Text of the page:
What a deadly enemy is spiritual complacency, so often the result of misunderstanding the meaning of grace. Paul’s understanding of grace made him humble and red-hot for Christ. In him we see something of that life of pure devotion to the Father, that life outpoured, that life on fire with heavenly zeal, which we see in the Lord Jesus. This, of course, is something very different from human enthusiasm, the heat of our emotions. We are to have hot hearts, but cool heads. It is His own loving, calm and consistent enthusiasm and devotion that Christ would pour into our hearts. What is our spiritual temperature?
- The enemy: Complacency; proud, loveless and legalistic orthodoxy; the conviction that we have the truth and need nothing.
- The issue: Divine enthusiasm, springing from gratitude to Christ. Are we ruled by self-interest or outpoured for God?
- The call: Be hot, boiling hot in spirit, serving the Lord.
Christ is our sufficiency and reward.
Matt. 5:3; 15:8; Luke 18:9-14; John 2:17; Rom. 12:11; 2 Cor. 5:13-15;.1 Pet. 1:8, 15.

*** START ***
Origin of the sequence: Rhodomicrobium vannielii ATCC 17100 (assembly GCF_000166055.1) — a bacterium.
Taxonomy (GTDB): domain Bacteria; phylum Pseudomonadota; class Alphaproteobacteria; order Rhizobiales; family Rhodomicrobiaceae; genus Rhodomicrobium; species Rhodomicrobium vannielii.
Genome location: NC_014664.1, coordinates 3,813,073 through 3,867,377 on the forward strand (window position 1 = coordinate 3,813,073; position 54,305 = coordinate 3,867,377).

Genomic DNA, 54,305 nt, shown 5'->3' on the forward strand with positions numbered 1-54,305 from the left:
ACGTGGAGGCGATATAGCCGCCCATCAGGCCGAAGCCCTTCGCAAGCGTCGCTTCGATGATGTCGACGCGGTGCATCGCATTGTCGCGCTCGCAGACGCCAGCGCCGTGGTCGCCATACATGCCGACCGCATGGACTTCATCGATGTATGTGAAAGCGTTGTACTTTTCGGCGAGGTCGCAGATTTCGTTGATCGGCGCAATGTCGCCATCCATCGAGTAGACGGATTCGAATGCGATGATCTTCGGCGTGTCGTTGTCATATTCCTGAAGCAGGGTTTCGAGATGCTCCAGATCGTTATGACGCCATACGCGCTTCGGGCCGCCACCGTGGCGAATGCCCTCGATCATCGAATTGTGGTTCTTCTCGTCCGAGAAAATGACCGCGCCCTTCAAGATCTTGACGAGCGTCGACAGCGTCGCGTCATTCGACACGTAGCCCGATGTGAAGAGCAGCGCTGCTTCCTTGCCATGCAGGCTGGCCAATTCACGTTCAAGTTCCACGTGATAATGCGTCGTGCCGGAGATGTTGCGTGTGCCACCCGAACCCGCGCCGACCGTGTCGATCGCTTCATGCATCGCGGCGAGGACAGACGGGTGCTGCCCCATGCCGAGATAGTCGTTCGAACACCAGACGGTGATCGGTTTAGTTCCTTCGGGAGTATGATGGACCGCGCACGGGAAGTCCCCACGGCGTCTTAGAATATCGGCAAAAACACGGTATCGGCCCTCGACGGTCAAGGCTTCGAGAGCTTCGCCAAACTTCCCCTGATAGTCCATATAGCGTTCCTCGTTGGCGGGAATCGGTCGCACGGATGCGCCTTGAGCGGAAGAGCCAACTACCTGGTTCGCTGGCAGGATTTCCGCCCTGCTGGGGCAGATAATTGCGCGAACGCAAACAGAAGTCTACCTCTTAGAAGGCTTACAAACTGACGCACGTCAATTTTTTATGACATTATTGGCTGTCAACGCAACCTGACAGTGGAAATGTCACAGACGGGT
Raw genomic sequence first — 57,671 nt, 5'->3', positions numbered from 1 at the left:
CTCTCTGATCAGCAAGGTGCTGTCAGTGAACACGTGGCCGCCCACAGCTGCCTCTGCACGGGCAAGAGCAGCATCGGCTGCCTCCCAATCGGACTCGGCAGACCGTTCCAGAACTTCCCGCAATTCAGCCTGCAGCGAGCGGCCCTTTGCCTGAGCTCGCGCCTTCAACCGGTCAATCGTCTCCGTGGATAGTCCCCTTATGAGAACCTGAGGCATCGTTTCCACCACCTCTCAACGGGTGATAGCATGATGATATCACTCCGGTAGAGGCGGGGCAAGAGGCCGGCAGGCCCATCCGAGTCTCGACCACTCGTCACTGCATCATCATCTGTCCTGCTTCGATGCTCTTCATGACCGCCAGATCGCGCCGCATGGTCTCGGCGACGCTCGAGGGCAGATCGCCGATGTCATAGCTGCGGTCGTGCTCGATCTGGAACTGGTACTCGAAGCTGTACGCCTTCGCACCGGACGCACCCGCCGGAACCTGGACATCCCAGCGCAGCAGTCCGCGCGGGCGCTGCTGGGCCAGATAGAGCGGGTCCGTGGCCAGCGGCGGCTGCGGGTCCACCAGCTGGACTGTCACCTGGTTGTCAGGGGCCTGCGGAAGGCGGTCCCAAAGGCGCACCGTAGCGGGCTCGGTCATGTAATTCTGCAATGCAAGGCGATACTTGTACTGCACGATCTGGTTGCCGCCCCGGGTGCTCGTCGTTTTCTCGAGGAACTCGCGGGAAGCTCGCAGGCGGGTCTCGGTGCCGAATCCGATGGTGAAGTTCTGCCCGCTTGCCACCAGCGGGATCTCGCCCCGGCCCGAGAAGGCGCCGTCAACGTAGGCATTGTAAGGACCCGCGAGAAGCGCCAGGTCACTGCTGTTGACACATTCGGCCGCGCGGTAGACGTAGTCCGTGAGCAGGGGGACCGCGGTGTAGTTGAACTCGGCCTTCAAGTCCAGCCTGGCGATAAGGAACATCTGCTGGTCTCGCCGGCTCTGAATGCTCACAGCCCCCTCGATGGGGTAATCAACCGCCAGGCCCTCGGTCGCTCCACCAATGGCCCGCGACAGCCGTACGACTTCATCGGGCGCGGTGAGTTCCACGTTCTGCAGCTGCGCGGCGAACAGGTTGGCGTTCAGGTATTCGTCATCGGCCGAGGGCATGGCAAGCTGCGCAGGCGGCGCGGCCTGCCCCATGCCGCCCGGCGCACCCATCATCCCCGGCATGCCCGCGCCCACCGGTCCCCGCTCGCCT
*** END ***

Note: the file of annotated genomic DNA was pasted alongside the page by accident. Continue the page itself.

So, through these letters the Lord Jesus identifies for us seven enemies to be overcome:- Declension – Desertion – Pollution – Error – Unreality – Exhaustion – Complacency;
and raises seven issues for us to face:-Progress – Faithfulness – Holiness – Truth – Reality – Stamina – Enthusiasm;
and makes a seven-fold call to faith:- to keep climbing higher in knowing Him better – to be faithful to Him in the way of the cross – to be true to our holy calling in Him – to be loyal to Him as the Truth – to pursue genuineness as His disciples – to prove Him as our stamina – to be red-hot in our devotion to Him.
And with the call, He presents Himself as an all-sufficient Saviour, and as our Reward. He only raises these problems and identifies these enemies for our understanding. He does not call us to solve or overcome them by our own efforts. He presents Himself as the One who is already the Answer, who is already the Victor. All He calls for is faith’s co-operation with His all-sufficient grace. Then He will be our Reward through time and eternity.
“He who overcomes shall inherit these things; and I will be his God, and he shall be my son.” (Rev. 21:7)
“Who is sufficient for these things?” “Our sufficiency is from God.” (2 Cor. 2: 16; 3:5)
“In all these things we are more than conquerors through Him who loved us.” (Rom. 8:37)